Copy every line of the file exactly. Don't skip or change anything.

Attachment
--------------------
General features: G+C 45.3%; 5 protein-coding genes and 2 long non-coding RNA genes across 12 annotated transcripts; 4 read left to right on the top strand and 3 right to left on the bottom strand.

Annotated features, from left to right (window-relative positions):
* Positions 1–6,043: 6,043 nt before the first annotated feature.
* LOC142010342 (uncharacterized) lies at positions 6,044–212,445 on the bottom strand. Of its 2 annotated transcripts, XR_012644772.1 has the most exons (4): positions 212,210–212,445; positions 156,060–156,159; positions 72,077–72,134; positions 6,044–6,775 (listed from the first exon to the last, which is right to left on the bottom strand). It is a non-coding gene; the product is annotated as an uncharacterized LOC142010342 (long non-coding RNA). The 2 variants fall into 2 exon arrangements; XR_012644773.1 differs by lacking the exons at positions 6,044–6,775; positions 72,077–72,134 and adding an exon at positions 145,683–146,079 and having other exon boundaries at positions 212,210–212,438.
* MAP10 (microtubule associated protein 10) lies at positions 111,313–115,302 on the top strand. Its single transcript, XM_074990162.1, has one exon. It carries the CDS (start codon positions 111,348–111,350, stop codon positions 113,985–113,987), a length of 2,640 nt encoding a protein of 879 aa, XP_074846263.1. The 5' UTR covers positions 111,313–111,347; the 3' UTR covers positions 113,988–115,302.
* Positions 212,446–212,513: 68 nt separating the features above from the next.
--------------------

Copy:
General features: G+C 45.3%; 5 protein-coding genes and 2 long non-coding RNA genes across 12 annotated transcripts; 4 read left to right on the top strand and 3 right to left on the bottom strand.

Annotated features, from left to right (window-relative positions):
* Positions 1–6,043: 6,043 nt before the first annotated feature.
* LOC142010342 (uncharacterized) lies at positions 6,044–212,445 on the bottom strand. Of its 2 annotated transcripts, XR_012644772.1 has the most exons (4): positions 212,210–212,445; positions 156,060–156,159; positions 72,077–72,134; positions 6,044–6,775 (listed from the first exon to the last, which is right to left on the bottom strand). It is a non-coding gene; the product is annotated as an uncharacterized LOC142010342 (long non-coding RNA). The 2 variants fall into 2 exon arrangements; XR_012644773.1 differs by lacking the exons at positions 6,044–6,775; positions 72,077–72,134 and adding an exon at positions 145,683–146,079 and having other exon boundaries at positions 212,210–212,438.
* MAP10 (microtubule associated protein 10) lies at positions 111,313–115,302 on the top strand. Its single transcript, XM_074990162.1, has one exon. It carries the CDS (start codon positions 111,348–111,350, stop codon positions 113,985–113,987), a length of 2,640 nt encoding a protein of 879 aa, XP_074846263.1. The 5' UTR covers positions 111,313–111,347; the 3' UTR covers positions 113,988–115,302.
* Positions 212,446–212,513: 68 nt separating the features above from the next.